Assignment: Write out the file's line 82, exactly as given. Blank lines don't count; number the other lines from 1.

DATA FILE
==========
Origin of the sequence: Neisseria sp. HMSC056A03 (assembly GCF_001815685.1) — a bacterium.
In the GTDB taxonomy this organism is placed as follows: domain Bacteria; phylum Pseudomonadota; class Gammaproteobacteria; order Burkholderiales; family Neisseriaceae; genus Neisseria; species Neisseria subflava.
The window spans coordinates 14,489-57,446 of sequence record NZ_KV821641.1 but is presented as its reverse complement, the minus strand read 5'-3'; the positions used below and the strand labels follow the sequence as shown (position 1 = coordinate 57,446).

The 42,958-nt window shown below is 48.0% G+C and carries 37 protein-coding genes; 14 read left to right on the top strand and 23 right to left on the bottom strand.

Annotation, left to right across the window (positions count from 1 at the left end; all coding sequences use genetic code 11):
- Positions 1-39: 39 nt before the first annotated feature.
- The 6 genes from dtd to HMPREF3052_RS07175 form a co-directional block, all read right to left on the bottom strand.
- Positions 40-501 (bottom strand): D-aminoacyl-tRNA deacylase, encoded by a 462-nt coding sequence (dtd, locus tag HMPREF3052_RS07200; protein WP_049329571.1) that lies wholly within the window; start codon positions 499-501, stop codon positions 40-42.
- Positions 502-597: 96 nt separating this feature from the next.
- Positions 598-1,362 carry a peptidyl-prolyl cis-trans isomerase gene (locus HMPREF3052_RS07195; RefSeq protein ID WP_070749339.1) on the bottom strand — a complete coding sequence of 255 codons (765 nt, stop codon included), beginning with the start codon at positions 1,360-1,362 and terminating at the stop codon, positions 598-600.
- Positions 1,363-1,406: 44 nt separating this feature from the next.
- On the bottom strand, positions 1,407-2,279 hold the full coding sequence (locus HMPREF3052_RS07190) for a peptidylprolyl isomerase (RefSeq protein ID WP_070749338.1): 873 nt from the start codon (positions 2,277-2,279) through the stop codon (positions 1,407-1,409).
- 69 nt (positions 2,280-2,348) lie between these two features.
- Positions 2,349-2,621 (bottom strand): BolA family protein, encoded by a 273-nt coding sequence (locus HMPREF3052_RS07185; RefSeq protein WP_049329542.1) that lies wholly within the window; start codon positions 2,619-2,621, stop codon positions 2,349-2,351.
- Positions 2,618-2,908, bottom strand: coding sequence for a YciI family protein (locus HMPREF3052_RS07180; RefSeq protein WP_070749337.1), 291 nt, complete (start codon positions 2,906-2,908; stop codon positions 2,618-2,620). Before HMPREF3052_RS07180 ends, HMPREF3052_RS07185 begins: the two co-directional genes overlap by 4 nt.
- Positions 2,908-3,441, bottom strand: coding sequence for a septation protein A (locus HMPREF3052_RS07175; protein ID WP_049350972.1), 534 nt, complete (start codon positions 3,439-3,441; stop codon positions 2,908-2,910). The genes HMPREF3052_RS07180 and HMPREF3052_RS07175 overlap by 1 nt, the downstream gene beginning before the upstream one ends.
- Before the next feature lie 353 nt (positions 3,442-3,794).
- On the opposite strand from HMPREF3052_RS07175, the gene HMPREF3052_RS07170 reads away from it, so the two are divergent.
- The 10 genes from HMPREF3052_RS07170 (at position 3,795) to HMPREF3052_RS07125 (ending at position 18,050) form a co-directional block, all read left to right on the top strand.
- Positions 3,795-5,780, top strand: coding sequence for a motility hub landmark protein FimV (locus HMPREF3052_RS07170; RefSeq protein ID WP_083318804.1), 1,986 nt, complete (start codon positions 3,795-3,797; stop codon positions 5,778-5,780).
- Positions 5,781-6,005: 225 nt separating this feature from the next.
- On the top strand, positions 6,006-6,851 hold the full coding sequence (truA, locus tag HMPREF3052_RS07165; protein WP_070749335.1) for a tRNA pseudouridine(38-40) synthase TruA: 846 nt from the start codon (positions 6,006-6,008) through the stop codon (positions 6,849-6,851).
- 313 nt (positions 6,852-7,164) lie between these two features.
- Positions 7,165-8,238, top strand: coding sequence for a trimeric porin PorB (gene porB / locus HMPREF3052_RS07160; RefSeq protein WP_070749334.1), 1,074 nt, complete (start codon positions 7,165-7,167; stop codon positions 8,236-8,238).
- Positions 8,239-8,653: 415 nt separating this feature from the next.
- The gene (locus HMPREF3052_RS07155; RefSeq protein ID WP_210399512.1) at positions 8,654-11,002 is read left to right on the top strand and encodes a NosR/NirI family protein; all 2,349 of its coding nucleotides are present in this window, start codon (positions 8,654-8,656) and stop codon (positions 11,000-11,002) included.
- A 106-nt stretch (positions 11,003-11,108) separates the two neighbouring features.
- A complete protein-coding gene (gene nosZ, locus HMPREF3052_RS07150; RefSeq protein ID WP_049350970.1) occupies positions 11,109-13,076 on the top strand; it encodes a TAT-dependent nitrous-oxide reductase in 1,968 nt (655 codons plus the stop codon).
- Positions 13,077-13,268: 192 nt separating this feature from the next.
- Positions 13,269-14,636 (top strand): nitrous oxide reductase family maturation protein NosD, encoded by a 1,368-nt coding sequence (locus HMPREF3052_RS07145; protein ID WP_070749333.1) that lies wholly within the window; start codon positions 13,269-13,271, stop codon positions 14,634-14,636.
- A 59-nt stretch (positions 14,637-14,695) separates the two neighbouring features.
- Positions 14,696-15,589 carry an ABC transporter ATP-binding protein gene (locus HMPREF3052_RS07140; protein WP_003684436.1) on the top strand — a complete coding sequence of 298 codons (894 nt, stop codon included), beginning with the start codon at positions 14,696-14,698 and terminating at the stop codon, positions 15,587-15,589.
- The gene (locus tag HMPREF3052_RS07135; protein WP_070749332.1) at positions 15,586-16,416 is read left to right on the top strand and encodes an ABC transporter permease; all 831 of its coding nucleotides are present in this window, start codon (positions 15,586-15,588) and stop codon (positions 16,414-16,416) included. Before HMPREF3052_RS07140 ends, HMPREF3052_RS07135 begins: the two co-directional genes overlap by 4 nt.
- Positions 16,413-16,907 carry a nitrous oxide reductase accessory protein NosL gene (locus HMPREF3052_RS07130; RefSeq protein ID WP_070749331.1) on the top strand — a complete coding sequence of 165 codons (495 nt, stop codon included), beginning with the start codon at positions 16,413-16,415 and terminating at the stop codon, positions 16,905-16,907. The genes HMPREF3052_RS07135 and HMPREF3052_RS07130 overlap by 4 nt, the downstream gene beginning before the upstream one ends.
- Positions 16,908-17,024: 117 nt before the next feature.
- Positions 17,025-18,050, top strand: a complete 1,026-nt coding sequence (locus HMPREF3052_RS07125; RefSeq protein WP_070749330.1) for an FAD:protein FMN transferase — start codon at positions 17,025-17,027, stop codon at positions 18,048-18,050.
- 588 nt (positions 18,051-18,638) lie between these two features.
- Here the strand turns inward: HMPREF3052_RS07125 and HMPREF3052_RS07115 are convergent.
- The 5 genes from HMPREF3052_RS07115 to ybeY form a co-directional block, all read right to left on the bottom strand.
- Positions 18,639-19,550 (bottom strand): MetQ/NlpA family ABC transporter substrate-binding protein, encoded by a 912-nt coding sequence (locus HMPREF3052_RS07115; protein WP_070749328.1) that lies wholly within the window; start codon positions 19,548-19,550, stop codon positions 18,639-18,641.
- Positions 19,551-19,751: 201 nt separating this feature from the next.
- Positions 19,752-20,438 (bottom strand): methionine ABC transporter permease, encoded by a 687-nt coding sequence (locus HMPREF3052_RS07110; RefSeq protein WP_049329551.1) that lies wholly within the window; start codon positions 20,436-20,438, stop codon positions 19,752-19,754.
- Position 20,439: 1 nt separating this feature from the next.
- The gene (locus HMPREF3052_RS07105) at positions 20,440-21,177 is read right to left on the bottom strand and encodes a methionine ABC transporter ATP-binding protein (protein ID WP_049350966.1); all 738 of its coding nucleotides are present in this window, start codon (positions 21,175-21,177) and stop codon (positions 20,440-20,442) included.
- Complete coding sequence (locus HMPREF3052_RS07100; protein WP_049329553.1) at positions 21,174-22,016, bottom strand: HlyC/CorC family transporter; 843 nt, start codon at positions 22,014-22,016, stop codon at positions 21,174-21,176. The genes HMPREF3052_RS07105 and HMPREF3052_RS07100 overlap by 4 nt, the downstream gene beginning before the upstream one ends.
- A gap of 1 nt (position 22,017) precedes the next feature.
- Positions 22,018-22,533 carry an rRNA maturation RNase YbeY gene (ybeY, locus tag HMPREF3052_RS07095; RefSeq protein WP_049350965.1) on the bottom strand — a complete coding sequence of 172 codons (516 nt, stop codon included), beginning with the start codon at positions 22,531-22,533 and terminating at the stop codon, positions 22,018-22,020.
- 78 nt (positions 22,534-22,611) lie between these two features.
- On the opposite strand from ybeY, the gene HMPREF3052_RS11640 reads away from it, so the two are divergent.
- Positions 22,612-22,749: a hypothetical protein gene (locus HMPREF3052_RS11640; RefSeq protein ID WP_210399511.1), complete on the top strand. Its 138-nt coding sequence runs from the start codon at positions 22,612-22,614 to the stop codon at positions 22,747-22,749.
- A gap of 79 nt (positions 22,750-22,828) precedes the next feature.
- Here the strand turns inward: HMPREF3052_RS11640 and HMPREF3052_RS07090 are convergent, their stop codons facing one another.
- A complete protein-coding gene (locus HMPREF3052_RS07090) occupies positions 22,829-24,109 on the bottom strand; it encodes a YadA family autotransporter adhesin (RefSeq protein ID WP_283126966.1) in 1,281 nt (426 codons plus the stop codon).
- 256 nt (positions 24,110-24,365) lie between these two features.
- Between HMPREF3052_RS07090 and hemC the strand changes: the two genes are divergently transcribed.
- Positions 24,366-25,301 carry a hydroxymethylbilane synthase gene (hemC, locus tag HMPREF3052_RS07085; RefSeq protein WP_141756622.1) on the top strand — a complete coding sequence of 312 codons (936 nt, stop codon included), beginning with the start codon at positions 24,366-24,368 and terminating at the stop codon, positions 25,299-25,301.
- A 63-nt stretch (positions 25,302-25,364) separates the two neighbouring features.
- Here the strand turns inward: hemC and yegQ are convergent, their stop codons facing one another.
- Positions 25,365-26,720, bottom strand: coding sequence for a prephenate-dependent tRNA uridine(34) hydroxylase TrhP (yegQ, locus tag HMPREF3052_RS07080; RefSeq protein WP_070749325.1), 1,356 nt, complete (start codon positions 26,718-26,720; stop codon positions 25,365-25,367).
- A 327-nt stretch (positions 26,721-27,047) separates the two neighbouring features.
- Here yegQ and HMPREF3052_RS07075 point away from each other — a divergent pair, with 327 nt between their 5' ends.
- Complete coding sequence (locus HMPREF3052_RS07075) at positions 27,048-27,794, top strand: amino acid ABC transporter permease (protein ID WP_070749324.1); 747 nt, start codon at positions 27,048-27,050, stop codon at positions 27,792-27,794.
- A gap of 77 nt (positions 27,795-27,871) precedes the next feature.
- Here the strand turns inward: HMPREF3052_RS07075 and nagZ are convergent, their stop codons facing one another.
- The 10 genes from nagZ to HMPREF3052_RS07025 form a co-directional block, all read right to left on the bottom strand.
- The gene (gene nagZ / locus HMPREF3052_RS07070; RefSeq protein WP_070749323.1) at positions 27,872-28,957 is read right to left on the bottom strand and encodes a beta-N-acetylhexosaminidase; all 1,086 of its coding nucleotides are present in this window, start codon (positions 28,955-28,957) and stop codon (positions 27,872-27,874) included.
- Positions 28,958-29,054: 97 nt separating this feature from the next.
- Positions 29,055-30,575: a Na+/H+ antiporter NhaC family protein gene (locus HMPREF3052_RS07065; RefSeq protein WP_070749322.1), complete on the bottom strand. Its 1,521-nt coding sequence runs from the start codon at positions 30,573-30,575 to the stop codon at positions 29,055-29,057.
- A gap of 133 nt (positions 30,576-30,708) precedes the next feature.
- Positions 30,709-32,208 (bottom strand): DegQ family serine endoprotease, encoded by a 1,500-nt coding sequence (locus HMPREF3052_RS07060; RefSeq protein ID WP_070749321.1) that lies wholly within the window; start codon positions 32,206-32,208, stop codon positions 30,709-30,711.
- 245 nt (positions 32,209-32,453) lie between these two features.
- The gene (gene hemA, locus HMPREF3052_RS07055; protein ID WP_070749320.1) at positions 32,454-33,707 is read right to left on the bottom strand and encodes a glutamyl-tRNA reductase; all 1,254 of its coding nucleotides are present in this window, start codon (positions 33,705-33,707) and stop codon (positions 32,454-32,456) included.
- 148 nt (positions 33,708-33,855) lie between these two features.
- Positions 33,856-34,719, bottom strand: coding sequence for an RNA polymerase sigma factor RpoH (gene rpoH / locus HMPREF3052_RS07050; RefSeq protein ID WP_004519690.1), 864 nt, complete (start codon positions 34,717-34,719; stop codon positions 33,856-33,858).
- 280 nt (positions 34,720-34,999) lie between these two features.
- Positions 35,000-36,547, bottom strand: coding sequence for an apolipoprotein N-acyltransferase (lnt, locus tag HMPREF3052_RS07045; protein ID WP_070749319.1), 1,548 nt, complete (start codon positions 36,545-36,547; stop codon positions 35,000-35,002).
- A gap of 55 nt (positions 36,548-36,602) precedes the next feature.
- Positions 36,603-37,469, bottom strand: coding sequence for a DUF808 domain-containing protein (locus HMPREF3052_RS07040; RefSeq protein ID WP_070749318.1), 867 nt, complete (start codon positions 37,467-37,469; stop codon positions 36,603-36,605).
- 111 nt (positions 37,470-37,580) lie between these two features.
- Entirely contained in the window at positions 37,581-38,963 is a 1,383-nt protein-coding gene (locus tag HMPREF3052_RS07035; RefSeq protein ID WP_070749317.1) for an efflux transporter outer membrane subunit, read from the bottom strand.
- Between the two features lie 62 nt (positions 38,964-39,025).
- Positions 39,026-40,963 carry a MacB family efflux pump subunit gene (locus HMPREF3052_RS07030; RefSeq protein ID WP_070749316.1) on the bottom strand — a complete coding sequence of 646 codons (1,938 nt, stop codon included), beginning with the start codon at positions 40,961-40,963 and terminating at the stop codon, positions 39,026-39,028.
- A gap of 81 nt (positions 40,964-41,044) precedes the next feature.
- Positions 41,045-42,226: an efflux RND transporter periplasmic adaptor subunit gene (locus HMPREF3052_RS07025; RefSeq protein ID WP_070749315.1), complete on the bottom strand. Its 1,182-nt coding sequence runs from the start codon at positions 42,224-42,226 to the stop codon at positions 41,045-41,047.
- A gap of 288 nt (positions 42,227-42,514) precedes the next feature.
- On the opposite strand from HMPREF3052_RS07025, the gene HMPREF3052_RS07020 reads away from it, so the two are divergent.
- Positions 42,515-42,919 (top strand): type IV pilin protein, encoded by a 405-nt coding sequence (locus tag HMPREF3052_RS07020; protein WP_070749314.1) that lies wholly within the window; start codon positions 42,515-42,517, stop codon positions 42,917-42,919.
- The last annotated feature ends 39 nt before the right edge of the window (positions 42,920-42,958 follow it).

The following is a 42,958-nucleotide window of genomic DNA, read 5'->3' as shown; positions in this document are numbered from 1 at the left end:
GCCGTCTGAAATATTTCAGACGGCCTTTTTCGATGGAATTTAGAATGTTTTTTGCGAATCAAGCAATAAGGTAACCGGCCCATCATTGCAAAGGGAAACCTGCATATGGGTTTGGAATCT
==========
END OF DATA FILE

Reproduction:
- Positions 39,026-40,963 carry a MacB family efflux pump subunit gene (locus HMPREF3052_RS07030; RefSeq protein ID WP_070749316.1) on the bottom strand — a complete coding sequence of 646 codons (1,938 nt, stop codon included), beginning with the start codon at positions 40,961-40,963 and terminating at the stop codon, positions 39,026-39,028.